In mystery drama Madonna, director Shin Su-won’s instills a sense of despair and hopelessness that lingers, and as the unsuspecting complexity of the film’s characters become more apparent, the narrative seamlessly critiques the sociological realities that inspired it.
Moon, one of the film’s central characters, is a new nurse who has been assigned to care for a very important patient, Kim Chul-oh, who is also the hospital’s beneficiary. The institution itself is run by morally corrupt doctors and deviants. all operating under the notion that their future depends on Chul-oh’s survival. When the black market organs acquired by Kim Young-min, (Chul-oh’s son) fail, a pregnant woman named Mi-na with no brain activity, becomes a source of both hope and shame.
As Mi-na’s primary caregiver, Moon is instructed to find a living relative and, in the process, learns of her tragic and lonely existence, devoid of affection, respect and love, pregnant with a baby she loved, by a man who raped her. Over the course of the two-hour film, Mi-na becomes much more than an organ donor, and the audience follows suit as the characters attempt to unearth their own humanity.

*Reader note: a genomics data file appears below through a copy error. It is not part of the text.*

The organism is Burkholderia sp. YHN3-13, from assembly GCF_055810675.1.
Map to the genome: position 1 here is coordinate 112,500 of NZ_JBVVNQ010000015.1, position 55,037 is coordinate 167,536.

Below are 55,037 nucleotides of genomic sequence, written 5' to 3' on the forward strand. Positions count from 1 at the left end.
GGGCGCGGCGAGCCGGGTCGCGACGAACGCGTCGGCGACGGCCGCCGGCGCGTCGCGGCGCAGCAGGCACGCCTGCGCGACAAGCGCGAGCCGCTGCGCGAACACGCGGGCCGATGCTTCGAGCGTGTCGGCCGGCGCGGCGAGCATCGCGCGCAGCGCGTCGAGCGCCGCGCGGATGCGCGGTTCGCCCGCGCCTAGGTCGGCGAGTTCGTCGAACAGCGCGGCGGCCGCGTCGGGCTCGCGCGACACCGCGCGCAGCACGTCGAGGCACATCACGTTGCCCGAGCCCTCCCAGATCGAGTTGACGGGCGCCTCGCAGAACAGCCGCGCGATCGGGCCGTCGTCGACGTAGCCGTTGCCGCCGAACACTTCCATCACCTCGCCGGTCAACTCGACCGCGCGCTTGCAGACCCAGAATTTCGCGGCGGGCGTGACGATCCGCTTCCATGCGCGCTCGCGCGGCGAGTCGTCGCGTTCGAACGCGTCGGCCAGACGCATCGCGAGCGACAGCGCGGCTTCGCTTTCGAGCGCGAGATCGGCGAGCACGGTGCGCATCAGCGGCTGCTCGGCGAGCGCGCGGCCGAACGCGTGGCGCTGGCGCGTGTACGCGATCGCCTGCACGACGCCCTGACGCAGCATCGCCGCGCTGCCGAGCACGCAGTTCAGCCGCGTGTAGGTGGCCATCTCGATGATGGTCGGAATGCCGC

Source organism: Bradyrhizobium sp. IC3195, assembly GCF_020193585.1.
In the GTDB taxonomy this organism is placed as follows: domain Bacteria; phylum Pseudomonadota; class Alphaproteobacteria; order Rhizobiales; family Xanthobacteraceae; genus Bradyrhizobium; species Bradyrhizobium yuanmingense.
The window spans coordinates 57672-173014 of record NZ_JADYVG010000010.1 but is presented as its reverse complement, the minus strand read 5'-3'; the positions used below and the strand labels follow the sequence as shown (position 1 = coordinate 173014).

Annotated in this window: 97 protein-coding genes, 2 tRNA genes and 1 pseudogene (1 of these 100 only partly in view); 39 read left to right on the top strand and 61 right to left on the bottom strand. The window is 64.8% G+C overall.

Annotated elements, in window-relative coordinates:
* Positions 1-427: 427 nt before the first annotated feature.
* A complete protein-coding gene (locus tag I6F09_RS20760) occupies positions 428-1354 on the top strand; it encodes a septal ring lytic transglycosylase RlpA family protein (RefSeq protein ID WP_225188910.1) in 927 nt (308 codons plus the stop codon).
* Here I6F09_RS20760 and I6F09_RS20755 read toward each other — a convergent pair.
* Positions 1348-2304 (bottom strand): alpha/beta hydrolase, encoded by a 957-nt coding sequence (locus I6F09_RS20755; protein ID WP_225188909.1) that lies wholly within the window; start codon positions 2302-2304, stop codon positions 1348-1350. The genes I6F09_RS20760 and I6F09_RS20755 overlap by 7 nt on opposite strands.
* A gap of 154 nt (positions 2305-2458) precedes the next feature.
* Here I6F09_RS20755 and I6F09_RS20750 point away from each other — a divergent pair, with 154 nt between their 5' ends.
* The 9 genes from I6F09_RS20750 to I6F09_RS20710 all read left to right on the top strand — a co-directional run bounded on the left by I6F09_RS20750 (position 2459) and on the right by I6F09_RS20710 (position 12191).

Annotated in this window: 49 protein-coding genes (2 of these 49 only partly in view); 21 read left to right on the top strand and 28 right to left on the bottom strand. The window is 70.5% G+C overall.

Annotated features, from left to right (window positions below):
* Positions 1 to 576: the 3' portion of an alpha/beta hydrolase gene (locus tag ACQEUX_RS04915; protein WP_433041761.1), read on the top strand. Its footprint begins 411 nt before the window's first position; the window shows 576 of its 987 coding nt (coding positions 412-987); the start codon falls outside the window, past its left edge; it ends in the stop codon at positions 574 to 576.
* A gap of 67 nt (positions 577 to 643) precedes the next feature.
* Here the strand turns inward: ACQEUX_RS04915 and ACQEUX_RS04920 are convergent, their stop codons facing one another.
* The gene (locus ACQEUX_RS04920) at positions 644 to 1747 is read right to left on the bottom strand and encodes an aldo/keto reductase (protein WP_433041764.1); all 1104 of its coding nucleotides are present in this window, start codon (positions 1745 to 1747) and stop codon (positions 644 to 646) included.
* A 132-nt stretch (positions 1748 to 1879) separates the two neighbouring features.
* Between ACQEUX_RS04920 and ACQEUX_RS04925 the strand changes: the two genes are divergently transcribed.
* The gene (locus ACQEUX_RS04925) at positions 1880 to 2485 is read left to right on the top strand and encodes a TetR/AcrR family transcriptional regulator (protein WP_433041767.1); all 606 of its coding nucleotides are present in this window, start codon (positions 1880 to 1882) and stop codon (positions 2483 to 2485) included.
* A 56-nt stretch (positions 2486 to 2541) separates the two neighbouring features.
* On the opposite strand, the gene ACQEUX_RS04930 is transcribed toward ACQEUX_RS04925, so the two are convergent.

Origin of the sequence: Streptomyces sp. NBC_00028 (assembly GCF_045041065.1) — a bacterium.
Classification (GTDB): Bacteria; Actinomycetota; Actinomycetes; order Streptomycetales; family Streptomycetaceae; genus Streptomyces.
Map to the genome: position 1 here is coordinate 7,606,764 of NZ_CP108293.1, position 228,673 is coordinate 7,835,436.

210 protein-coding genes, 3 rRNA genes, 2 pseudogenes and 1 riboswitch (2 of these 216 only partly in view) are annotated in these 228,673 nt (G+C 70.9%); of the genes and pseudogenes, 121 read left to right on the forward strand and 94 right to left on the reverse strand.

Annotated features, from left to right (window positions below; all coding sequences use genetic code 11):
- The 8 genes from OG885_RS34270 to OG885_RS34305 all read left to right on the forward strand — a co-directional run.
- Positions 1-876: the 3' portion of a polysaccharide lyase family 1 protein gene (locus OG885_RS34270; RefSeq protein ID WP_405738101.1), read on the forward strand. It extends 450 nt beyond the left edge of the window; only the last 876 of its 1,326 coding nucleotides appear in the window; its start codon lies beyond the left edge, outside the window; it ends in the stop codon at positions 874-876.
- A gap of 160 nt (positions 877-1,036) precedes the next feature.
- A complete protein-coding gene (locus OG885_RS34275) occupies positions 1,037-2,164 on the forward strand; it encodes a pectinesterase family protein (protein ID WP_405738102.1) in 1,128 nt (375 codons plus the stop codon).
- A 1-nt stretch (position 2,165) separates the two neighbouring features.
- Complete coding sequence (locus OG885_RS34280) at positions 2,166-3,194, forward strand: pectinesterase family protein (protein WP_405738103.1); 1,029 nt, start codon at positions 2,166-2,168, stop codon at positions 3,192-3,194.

Madonna makes a profoundly unpleasant, often graphic statement on feminism and how South Korean women are still considered a commodity: easily bought, sold or simply thrown away with few repercussions. It is agonising to follow Moon’s moral awakening, while also watching the senseless degradation of a character who so badly needs help, but is lost from the start.
Although there are pro-life overtones, the real statement expertly portrays our duplicitous nature as human beings, while also emphasising, through Mi-na’s suffering, that we are all capable of more.
Madonna does not have a UK release date yet.
Watch the trailer for Madonna here: